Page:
Kaia was unhappy with how the adviser managed her declined burglary claim, the faulty workmanship extension advice, and the ending of the advising relationship with her and complained to FSCL.
Kaia said that the adviser had wrongly told the insurer that she was claiming for items she was not in fact claiming for, causing her claim to be declined. She also said the adviser had not clearly explained the limits of the faulty workmanship policy extension, so she was unaware that subcontractors would need their own liability insurance. Further, Kaia was dissatisfied with the adviser giving her two weeks’ notice when ending the brokerage relationship and for cancelling her insurance. Kaia worried she would be unable to find alternative business insurance due to her claim being declined because of dishonesty.
The adviser was of the view that he had correctly sent the insurer all information Kaia had provided in relation to the burglary claim, so he had not falsely inflated her claim. Further, the adviser said he had adequately explained the limitations of the faulty workmanship policy extension and specifically told Kaia that any subcontractors would need their own insurance.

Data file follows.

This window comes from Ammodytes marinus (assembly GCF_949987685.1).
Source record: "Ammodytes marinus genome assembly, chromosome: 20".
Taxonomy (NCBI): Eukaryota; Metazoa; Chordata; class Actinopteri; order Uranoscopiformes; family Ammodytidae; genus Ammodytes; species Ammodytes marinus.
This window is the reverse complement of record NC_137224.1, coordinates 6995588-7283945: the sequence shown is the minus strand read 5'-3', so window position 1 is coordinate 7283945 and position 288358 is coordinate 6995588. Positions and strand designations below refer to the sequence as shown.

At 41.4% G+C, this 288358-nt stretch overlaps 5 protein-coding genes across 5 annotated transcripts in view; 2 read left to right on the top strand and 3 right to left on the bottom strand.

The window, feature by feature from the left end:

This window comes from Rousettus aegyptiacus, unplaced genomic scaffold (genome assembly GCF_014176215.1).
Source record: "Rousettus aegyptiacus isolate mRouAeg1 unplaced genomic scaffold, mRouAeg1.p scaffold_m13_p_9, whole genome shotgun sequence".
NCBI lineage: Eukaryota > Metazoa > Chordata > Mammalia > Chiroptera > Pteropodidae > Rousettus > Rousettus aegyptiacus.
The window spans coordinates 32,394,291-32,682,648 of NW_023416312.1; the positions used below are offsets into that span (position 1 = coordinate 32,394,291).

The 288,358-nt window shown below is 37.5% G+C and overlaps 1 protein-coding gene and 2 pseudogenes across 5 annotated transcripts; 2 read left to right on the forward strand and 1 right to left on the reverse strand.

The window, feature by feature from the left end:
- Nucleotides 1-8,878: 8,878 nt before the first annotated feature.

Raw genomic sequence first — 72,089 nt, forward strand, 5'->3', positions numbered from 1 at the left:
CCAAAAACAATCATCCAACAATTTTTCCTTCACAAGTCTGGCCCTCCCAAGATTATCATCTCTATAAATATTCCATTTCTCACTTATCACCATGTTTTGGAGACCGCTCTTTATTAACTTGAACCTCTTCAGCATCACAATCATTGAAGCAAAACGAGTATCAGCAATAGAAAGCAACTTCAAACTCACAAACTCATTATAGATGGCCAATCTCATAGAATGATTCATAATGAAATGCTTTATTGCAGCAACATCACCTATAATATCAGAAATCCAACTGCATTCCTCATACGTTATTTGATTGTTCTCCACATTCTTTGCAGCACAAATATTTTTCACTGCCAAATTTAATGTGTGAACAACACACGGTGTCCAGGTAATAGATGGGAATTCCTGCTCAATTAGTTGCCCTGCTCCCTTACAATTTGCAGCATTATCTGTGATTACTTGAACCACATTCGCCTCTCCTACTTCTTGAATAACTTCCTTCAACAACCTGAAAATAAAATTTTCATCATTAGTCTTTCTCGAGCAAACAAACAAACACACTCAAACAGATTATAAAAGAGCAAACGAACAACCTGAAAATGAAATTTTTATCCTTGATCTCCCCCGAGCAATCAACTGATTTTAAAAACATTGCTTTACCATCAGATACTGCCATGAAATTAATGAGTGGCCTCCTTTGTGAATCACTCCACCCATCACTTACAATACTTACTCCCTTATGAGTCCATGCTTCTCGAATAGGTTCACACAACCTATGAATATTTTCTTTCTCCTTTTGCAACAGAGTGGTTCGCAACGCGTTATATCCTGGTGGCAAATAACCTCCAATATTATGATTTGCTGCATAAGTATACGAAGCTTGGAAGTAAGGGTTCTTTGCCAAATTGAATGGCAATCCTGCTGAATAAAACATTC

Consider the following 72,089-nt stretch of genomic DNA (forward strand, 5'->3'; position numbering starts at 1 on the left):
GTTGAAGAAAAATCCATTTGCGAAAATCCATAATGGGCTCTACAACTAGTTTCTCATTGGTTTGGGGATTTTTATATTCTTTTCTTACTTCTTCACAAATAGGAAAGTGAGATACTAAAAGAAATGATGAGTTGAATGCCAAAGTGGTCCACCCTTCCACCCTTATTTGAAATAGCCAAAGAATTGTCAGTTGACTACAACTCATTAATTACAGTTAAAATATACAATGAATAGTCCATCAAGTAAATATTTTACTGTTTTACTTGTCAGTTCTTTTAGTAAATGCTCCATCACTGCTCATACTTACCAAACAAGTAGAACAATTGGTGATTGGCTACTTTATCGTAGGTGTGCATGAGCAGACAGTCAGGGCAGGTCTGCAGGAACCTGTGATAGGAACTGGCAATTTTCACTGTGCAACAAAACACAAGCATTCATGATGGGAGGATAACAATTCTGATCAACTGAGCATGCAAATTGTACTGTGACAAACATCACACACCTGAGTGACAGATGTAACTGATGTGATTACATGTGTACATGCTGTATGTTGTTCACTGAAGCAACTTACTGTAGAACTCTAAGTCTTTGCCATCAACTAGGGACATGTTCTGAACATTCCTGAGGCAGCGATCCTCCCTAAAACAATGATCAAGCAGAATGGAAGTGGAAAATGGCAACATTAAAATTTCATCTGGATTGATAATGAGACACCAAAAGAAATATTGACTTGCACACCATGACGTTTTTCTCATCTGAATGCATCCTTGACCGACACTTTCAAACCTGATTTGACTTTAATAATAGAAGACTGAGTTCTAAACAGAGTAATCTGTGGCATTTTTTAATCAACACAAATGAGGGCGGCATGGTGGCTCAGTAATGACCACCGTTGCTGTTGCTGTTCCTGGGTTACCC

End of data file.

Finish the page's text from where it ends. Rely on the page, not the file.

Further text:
Kaia sent the adviser quotes for items that totalled significantly more than the $11,000 she said she was claiming for. Kaia had not listed the items she was claiming for on her claim form, so the insurer had calculated the total claim amount by referring to all the invoices Kaia had sent the adviser. Kaia said she believed she needed to send quotes for all business items, as a stocktake, rather than only the items she was claiming for in relation to the burglary.
Even if there was honest confusion on Kaia’s part as to what items she needed to send quotes for, we did not think that adviser had made an error in sending the quotes to the insurer. Although the adviser could have taken more care to ensure clear communication regarding what items were being claimed for, he had asked for quotes for the replacement of stolen items, and it was reasonable to assume that all quotes received should be sent on to the insurer. If Kaia was unhappy with how the insurer had calculated her claim, she could complain about the insurer.